We round up key pension changes made in today’s Budget.
As usual, ahead of today’s Budget there was plenty of speculation over the contents of Chancellor Jeremy Hunt’s briefcase.
Before Hunt stepped up to the despatch box, the measures were coined a ‘back to work’ Budget, with changes to pension allowances at the centre.
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The lifetime allowance, or LTA, has been abolished. The lifetime allowance, currently £1.07 million for this tax year, is the amount you can accumulate across all your pension schemes (excluding your state pension) and not incur an extra tax charge – which is 55% on amounts above the allowance.
Prior to the Budget, it was expected that the allowance would be extended to £1.8 million, but Hunt pulled the proverbial rabbit out of the hat by abolishing it completely. The government said that the lifetime allowance charge will be removed from April 2023 before the allowance is gone for good from April 2024.
The pension tax charge was encouraging senior public sectors workers such as doctors and civil servants to retire early rather than face tax penalties, exacerbating the staffing crisis in the NHS. By removing the allowance, the government is hoping that doctors will work for longer, and that some may decide to come out of retirement.
Hunt said as part of his Budget speech that the policies “break down barriers that stop people from working”. He also said: “I don’t want any doctor to retire early because of how pension taxes work. The issue goes wider than doctors...[abolishing the lifetime allowance] will incentivise our most experienced and productive workers to stay in work for longer.”
In response to the removal of the lifetime allowance the 25% tax free lump sum when accessing a pension will be capped* at £268,275. Previously the tax-free lump sum was capped at 25% of the lifetime allowance but now the cap will be separate, with the potential it could be reduced in the future.
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Another key pension change, which it is hoped will also encourage people to work for longer, is the so-called Money Purchase Annual Allowance (MPAA), which has been increased from £4,000 to £10,000 a year. This gives greater flexibility to boost retirement savings for those who have accessed their pensions.
A third key pension change is that the pensions annual allowance has been increased from £40,000 to £60,000.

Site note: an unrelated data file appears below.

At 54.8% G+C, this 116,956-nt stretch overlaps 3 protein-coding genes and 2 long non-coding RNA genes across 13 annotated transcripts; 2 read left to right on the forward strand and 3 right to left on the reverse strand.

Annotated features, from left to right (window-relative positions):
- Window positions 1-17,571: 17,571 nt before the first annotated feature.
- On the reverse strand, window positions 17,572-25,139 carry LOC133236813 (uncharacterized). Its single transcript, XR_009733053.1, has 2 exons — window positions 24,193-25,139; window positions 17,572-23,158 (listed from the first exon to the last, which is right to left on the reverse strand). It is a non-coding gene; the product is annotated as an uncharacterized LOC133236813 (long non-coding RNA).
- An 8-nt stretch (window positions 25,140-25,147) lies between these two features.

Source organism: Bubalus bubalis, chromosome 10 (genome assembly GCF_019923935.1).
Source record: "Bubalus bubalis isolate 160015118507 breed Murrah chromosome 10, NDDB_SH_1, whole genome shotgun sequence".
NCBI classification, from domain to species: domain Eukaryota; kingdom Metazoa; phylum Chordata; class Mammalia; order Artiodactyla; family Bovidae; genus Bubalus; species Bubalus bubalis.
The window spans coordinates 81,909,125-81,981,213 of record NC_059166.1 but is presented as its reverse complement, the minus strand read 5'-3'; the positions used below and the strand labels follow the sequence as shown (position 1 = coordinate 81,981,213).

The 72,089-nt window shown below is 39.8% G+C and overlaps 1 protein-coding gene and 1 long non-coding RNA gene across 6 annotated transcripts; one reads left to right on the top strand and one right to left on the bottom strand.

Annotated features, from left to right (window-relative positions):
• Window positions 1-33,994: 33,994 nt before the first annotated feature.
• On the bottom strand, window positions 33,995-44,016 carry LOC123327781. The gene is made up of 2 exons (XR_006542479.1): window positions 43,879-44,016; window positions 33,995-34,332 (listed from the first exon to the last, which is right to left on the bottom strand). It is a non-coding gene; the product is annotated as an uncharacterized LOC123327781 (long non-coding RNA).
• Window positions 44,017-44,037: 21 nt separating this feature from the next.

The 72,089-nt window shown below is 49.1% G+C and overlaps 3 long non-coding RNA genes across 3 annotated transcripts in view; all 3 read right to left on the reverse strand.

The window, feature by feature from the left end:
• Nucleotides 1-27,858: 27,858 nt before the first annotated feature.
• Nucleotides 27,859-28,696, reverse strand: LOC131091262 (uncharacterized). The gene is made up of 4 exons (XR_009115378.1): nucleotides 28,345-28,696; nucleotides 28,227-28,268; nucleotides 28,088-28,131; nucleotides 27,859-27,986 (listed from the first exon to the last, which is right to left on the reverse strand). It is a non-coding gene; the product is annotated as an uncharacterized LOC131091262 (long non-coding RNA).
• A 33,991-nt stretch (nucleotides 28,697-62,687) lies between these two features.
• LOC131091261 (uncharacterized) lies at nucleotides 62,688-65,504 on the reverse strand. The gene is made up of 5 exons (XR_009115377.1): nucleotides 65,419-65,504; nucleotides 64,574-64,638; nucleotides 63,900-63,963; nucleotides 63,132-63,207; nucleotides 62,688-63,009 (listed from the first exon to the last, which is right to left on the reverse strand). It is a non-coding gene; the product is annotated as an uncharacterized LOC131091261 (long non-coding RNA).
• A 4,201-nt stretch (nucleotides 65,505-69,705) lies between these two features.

As far as ISAs are concerned, the annual allowance of £20,000 remains . The old process was for the ISA allowance to rise with inflation every year, but this has not happened since it was increased to £20,000 in April 2017. The allowance is the highest it has ever been. ISAs protect wealth from the taxman, with no tax to pay on capital gains or dividends. The Junior ISA yearly limit will also remain at £9,000.
Below, we go into more detail on the pension changes.
The lifetime allowance, essentially a stealth tax on investment success, has been progressively whittled away over the years to boost the Treasury coffers since it was introduced at £1.5 million in 2006 by the then chancellor Gordon Brown. Calculations by interactive investor show that the allowance has more than halved in real terms since its introduction, and would be £2.3 million if it had risen in line with inflation.
Under current rules, which will be abolished, someone with a defined benefit pension would trigger the lifetime allowance charge once their annual pension income hits £53,655.
Alice Guy, head of pensions and savings at interactive investor, says: “The lowering and then freezing of the lifetime allowance means that a punitive 55% tax rate, originally intended for the super-rich, is catching more and more ordinary pension savers in the net.”
Money Purchase Annual Allowance
The MPAA impacts those who have begun to withdraw a taxable income from a pension, and would like to continue building further retirement savings. Since 2017, people in this situation have been limited to contributing £4,000 a year of pension savings, or face a tax charge.
However, the good news is that the allowance will be increased to £10,000, which was the level it was prior to being cut. The reason why the government lowered the allowance in 2017 was over concerns that pension savings were being “recycled” to take advantage of pension tax relief.
For those over 55 who would like to return to the workforce and boost their retirement savings, the increase in this allowance gives them much more flexibility.
The MPAA applies to defined contribution pensions only. Therefore, doctors in a NHS defined benefit pension scheme are not impacted by this change.
The amount you can put into your pension each year will increase from £40,000 to £60,000. This is capped at your taxable income.
For higher earners, the tapered annual allowance will be increased from £240,000 to £260,000 from 6 April 2023.
Savers are currently able to access their work and personal pension pots from the age of 55, but this is due to rise to 57 from 2028.
The state pension age will rise from 66 to 67 by 2028, and then to 68 between 2044 and 2046. However, this could change, and be brought forward, as we explain in this separate article.
*In an earlier version of this article it was incorrectly stated there was no previous cap on the tax-free lump sum.
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